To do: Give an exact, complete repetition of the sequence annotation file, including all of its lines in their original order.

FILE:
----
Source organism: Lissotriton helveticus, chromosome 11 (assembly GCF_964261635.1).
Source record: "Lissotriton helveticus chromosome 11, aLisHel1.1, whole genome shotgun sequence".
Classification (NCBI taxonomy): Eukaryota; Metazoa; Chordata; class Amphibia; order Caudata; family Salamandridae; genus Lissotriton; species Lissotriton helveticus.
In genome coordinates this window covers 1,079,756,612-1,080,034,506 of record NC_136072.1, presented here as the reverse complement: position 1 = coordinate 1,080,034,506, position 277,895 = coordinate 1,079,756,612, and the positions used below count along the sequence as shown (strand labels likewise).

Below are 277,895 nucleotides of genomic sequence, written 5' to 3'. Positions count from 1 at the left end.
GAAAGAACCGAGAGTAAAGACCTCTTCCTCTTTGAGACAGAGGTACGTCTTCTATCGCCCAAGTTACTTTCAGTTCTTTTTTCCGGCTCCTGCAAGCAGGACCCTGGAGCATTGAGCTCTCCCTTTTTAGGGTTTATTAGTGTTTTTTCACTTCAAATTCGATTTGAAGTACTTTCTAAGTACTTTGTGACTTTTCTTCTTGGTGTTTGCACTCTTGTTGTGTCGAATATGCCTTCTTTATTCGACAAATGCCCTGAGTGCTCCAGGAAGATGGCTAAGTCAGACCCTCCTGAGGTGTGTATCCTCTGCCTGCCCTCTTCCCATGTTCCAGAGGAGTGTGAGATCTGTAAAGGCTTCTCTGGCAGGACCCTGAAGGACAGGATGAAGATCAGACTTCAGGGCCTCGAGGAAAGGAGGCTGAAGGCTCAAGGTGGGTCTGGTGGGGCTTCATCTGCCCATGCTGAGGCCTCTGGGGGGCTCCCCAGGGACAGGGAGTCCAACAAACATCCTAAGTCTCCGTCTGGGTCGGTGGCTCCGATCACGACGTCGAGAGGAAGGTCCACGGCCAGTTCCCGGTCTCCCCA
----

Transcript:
Source organism: Lissotriton helveticus, chromosome 11 (assembly GCF_964261635.1).
Source record: "Lissotriton helveticus chromosome 11, aLisHel1.1, whole genome shotgun sequence".
Classification (NCBI taxonomy): Eukaryota; Metazoa; Chordata; class Amphibia; order Caudata; family Salamandridae; genus Lissotriton; species Lissotriton helveticus.
In genome coordinates this window covers 1,079,756,612-1,080,034,506 of record NC_136072.1, presented here as the reverse complement: position 1 = coordinate 1,080,034,506, position 277,895 = coordinate 1,079,756,612, and the positions used below count along the sequence as shown (strand labels likewise).

Below are 277,895 nucleotides of genomic sequence, written 5' to 3'. Positions count from 1 at the left end.
GAAAGAACCGAGAGTAAAGACCTCTTCCTCTTTGAGACAGAGGTACGTCTTCTATCGCCCAAGTTACTTTCAGTTCTTTTTTCCGGCTCCTGCAAGCAGGACCCTGGAGCATTGAGCTCTCCCTTTTTAGGGTTTATTAGTGTTTTTTCACTTCAAATTCGATTTGAAGTACTTTCTAAGTACTTTGTGACTTTTCTTCTTGGTGTTTGCACTCTTGTTGTGTCGAATATGCCTTCTTTATTCGACAAATGCCCTGAGTGCTCCAGGAAGATGGCTAAGTCAGACCCTCCTGAGGTGTGTATCCTCTGCCTGCCCTCTTCCCATGTTCCAGAGGAGTGTGAGATCTGTAAAGGCTTCTCTGGCAGGACCCTGAAGGACAGGATGAAGATCAGACTTCAGGGCCTCGAGGAAAGGAGGCTGAAGGCTCAAGGTGGGTCTGGTGGGGCTTCATCTGCCCATGCTGAGGCCTCTGGGGGGCTCCCCAGGGACAGGGAGTCCAACAAACATCCTAAGTCTCCGTCTGGGTCGGTGGCTCCGATCACGACGTCGAGAGGAAGGTCCACGGCCAGTTCCCGGTCTCCCCA